At his publishing house, Aaron’s team are working on adding to their Beginner’s series; a set of books that deal with an introduction to any topic you can imagine, from The Beginner’s Wine Guide to The Beginner’s Kitchen Remodelling. As they seek out more ideas, Dorothy begins to reappear to Aaron, and he starts to wonder if there shouldn’t be a book on how to get over a spouse.

Short and sweet, despite the subject matter mostly being about the death of the loved on and the grief that stems from that, it’s actually weirdly beautiful and uplifting. Oh, the emotions are raw and it feels a very realistic exploration of what happens when you lose a spouse. Neighbours and friends tip-toe around the subject. Aaron is besieged by casseroles and cheesecakes piling up on his doorstep from people in the street who want to feel like they’re helping. And there’s the inevitable attempts of friends to set him up with new people, most often a woman called Louise who lost her husband on Christmas Eve. People seem to think that widowhood is a good basis for a relationship, but as Aaron says, “It’s not as if losing a spouse is some kind of hobby we could share.”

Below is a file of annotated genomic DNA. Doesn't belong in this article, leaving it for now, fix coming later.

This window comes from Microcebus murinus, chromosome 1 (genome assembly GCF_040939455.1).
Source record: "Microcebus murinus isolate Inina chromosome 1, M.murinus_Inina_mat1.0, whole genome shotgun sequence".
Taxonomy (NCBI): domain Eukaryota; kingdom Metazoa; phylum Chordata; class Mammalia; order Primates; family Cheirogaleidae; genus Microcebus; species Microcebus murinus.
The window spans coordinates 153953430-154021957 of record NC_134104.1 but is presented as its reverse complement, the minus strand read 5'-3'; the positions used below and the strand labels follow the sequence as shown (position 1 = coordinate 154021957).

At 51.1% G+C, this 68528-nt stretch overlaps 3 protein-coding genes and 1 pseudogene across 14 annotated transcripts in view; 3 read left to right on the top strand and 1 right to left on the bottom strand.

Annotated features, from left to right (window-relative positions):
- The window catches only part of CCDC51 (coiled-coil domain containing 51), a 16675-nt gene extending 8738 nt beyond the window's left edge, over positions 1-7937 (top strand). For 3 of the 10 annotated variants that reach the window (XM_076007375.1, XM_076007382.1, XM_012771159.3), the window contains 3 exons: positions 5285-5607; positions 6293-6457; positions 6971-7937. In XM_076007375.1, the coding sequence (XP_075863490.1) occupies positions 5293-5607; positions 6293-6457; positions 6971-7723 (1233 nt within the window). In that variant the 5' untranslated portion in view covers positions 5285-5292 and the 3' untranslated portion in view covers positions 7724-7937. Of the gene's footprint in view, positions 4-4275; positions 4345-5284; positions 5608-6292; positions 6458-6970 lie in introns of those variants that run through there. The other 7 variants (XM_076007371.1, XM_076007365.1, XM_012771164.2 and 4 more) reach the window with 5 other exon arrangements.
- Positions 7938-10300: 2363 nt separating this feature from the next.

Aaron and Dorothy’s relationship is also fascinating. They’re both intelligent and independent people, who marry after a quick courtship despite seeming to have very little in common and then continuing their lives as if they were both single, rarely displaying affection. Aaron doesn’t like being mollycoddled, and Dorothy, a radiologist, has no intention of doing so. Their marriage is a happy one, though, if not perhaps completely healthy. But then again, I’m single, so what do I know? Whether Dorothy is really coming back to see Aaron or if it’s all in his head is never quite explained, but I know which interpretation I prefer.